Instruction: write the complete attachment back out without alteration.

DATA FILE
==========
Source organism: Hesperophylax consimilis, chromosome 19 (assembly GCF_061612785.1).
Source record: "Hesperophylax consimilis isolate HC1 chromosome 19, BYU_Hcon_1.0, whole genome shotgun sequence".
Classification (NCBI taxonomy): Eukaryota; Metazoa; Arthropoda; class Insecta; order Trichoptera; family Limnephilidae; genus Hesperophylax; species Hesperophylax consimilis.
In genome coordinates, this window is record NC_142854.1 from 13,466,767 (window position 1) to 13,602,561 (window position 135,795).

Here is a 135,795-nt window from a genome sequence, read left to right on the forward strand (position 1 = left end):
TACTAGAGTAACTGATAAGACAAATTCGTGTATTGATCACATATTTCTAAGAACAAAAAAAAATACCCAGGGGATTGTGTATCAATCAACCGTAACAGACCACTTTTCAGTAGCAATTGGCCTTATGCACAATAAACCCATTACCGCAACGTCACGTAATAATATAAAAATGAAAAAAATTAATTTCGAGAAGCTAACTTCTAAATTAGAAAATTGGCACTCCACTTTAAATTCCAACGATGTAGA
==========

Source organism: Hesperophylax consimilis, chromosome 19 (assembly GCF_061612785.1).
Source record: "Hesperophylax consimilis isolate HC1 chromosome 19, BYU_Hcon_1.0, whole genome shotgun sequence".
Classification (NCBI taxonomy): Eukaryota; Metazoa; Arthropoda; class Insecta; order Trichoptera; family Limnephilidae; genus Hesperophylax; species Hesperophylax consimilis.
In genome coordinates, this window is record NC_142854.1 from 13,466,767 (window position 1) to 13,602,561 (window position 135,795).

Here is a 135,795-nt window from a genome sequence, read left to right on the forward strand (position 1 = left end):
TACTAGAGTAACTGATAAGACAAATTCGTGTATTGATCACATATTTCTAAGAACAAAAAAAAATACCCAGGGGATTGTGTATCAATCAACCGTAACAGACCACTTTTCAGTAGCAATTGGCCTTATGCACAATAAACCCATTACCGCAACGTCACGTAATAATATAAAAATGAAAAAAATTAATTTCGAGAAGCTAACTTCTAAATTAGAAAATTGGCACTCCACTTTAAATTCCAACGATGTAGA